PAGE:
The resolution also makes it clear that the Right to Record is not limited to journalists and media workers, noting that Internet users and human rights defenders have an important role to play in documenting human rights violations.
In addition to addressing the Right to Record, the resolution contained other key provisions. It notes the increasing tendency of governments to block all or part of the Internet, especially at “key political moments,” and calls upon states to #KeepItOn– ie maintain access to the Internet as the #KeepItOn coalition has been calling for. This provision also supports the Right to Record, as the ability to share video and, in particular, to livestream or narrate events as they happen is intimately linked to the Right to Record.
The resolution also notes the need to be able to use ICT (Information and Communications Technologies) securely and privately. Importantly, it points out that “although an assembly has generally been understood as a physical gathering of people, human rights protections . . . may apply to analogous interactions taking place online.”
As WITNESS and our partners have been saying, irresponsible content moderation by social media platforms can all too easily silence the voices of human rights defenders and denigrate freedom of expression. As work like the recent report on content regulation from the Special Rapporteur on Freedom of Expression continues, we hope to see the UN expand on this important assertion.
What’s next for the Right to Record?
In some countries the Right to Record is explicitly recognized, and it’s important to ensure that this doesn’t change- and that the right is actually respected by law enforcement. For example, in the United States all the Federal Courts of Appeal that have decided this issue have determined that under the First Amendment to the Constitution, individuals have a right to record law enforcement performing their duties in public. But these rulings haven’t stopped police from seizing cameras, deleting video, and more- especially when they are being recorded by a person of color. In South Africa, the Constitution should protect the Right to Record, and Standing Order 156 of the South African Police Service directs police to respect the right of media to film, “but it’s vague on who qualifies. [The South African Right to Know Campaign] believes this should include citizen journalists – anyone with a cell phone camera”. In practice, this right is often not respected, even for media representatives.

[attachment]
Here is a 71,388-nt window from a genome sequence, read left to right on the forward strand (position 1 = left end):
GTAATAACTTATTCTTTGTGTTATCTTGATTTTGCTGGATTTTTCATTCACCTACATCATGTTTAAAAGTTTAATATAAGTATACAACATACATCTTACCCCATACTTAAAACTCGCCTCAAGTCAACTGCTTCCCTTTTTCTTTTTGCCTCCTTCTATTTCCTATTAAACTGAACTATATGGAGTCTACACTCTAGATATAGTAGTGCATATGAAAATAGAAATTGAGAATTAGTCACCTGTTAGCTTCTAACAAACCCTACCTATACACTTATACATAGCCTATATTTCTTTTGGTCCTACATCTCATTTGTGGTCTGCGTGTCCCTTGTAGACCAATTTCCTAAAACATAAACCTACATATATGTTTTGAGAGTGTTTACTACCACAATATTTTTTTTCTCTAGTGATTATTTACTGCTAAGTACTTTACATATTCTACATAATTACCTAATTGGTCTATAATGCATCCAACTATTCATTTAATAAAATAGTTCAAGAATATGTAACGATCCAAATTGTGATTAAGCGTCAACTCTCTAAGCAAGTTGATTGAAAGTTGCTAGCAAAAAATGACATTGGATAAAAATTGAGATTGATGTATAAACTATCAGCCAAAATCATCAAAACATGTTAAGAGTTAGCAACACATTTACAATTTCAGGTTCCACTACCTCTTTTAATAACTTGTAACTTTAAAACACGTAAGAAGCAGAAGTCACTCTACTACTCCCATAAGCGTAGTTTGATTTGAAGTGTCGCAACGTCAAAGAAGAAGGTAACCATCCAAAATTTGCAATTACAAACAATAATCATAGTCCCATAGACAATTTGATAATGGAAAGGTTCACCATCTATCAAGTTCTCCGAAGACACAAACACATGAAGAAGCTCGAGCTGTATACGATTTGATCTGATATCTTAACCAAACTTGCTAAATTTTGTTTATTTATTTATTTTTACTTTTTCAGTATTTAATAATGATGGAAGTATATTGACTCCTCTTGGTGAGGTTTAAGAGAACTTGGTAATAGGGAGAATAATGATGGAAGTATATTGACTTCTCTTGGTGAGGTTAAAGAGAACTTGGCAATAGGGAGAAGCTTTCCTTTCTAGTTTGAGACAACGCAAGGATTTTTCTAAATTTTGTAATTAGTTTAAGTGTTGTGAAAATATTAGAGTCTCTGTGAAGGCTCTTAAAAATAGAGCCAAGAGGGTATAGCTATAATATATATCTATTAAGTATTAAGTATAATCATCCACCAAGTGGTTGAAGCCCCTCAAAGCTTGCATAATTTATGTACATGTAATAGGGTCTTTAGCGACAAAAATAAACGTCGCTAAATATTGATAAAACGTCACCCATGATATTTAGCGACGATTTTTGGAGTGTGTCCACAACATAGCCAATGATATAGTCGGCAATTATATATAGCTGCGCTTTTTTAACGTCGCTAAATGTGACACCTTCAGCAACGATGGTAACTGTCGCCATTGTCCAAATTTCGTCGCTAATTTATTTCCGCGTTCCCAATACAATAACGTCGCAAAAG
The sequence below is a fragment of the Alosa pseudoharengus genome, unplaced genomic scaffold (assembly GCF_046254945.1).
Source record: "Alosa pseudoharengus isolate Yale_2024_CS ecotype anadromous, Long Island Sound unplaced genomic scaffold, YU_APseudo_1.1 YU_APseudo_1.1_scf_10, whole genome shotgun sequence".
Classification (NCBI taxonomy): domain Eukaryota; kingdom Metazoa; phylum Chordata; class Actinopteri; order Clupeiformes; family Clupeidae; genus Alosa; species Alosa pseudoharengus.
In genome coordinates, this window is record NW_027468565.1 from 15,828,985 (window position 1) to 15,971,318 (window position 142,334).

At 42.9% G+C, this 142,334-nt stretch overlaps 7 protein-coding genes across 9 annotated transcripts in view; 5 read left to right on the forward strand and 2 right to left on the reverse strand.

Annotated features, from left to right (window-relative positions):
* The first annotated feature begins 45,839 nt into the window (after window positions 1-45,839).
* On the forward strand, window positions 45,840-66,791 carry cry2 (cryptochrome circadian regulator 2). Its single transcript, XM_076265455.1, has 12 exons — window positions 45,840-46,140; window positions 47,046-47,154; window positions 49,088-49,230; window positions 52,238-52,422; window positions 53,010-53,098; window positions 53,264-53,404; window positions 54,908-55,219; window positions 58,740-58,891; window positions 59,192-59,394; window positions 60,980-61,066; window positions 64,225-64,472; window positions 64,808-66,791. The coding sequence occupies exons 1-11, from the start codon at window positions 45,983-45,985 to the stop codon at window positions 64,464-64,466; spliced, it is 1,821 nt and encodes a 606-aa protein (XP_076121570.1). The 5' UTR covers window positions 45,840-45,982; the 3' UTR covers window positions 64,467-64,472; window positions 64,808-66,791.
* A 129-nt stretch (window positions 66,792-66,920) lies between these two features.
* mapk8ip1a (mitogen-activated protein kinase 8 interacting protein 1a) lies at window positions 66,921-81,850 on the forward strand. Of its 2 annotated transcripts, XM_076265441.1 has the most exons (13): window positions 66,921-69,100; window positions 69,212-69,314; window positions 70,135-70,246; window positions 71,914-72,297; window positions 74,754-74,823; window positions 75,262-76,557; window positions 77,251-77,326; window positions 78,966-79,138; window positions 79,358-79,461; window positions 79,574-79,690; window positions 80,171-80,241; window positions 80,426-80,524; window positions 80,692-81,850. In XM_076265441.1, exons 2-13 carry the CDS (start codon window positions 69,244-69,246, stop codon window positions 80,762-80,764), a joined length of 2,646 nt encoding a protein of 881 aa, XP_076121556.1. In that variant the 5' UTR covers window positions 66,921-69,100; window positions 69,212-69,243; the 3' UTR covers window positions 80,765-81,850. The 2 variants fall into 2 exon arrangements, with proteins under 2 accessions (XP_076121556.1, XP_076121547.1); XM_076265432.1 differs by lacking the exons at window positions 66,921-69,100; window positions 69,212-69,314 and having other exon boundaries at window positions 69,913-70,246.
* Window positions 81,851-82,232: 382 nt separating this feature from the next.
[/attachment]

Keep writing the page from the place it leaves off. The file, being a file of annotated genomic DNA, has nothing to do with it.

But there are also many places where recording law enforcement is expressly prohibited, and other places where the law is unclear- including much of the European Union. For example, in Spain a 2015 “public security” law known as Ley Mordaza (the Gag Law), “restricts the video recording of police with fines of up to 30,000€ imposed on those who disseminate footage.” Since its passage in 2015, Spain has had multiple violent episodes of human rights violations by the police, most notably during the vote for independence for Catalonia, and the law has clearly been used to silence political dissent. And in Palestine, the Israeli parliament is trying to pass a law expressly prohibiting filming of the Israeli Defense Forces…even as videos documenting human rights abuses against Palestinians continue to cause an international outcry over human rights abuses by the IDF.
This resolution cements the importance of the Right to Record under international human rights law at assemblies- but we think more is needed. It needs to be clear that the Right to Record applies to all interactions with law enforcement and the military — in other words, the Right to Record is in force during everyday policing or military activities, not only assemblies. Furthermore, laws that prohibit recording should be struck down in favor of laws that uphold human rights, and countries that try to violate this right should be called to account.
However, activists and civil society should also discuss what the Right to Record really means. Many questions exist, from whether this right includes the right to publish, including on the Internet, to whether the right covers lawmakers or other public figures, to whether it means only the Right to Record with a camera or it extends to other technology like drones. In coming months, WITNESS will focus on answering these questions, and highlighting both the many violations of this right and cases where the right served to expose human rights violations.
-2 August 2018
This work is licensed under a Creative Commons Attribution 4.0 International License.
This is not a complete definition of the Right to Record, and we and others have many questions about what the Right to Record encompasses. We hope to explore these in conversation with civil society and activists. Look for more blog posts in coming months!